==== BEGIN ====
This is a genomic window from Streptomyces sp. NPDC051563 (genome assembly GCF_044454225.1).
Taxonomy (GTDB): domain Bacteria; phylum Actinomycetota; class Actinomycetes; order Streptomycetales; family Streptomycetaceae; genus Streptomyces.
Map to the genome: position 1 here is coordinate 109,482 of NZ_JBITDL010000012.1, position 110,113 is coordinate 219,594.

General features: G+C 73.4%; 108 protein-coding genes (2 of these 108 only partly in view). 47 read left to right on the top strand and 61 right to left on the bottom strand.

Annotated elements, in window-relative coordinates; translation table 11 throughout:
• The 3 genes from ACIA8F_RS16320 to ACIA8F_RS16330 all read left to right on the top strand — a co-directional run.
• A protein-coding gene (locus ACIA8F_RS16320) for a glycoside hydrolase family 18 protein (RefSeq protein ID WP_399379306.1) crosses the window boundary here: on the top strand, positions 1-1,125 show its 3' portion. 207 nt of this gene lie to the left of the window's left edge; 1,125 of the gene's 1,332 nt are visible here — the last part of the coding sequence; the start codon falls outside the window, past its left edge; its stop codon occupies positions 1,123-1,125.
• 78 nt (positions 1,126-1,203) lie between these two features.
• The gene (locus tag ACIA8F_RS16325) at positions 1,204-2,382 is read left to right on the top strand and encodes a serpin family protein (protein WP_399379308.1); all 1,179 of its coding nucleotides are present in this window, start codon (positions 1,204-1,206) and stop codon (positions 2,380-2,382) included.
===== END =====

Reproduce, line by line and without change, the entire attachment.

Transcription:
This is a genomic window from Streptomyces sp. NPDC051563 (genome assembly GCF_044454225.1).
Taxonomy (GTDB): domain Bacteria; phylum Actinomycetota; class Actinomycetes; order Streptomycetales; family Streptomycetaceae; genus Streptomyces.
Map to the genome: position 1 here is coordinate 109,482 of NZ_JBITDL010000012.1, position 110,113 is coordinate 219,594.

General features: G+C 73.4%; 108 protein-coding genes (2 of these 108 only partly in view). 47 read left to right on the top strand and 61 right to left on the bottom strand.

Annotated elements, in window-relative coordinates; translation table 11 throughout:
• The 3 genes from ACIA8F_RS16320 to ACIA8F_RS16330 all read left to right on the top strand — a co-directional run.
• A protein-coding gene (locus ACIA8F_RS16320) for a glycoside hydrolase family 18 protein (RefSeq protein ID WP_399379306.1) crosses the window boundary here: on the top strand, positions 1-1,125 show its 3' portion. 207 nt of this gene lie to the left of the window's left edge; 1,125 of the gene's 1,332 nt are visible here — the last part of the coding sequence; the start codon falls outside the window, past its left edge; its stop codon occupies positions 1,123-1,125.
• 78 nt (positions 1,126-1,203) lie between these two features.
• The gene (locus tag ACIA8F_RS16325) at positions 1,204-2,382 is read left to right on the top strand and encodes a serpin family protein (protein WP_399379308.1); all 1,179 of its coding nucleotides are present in this window, start codon (positions 1,204-1,206) and stop codon (positions 2,380-2,382) included.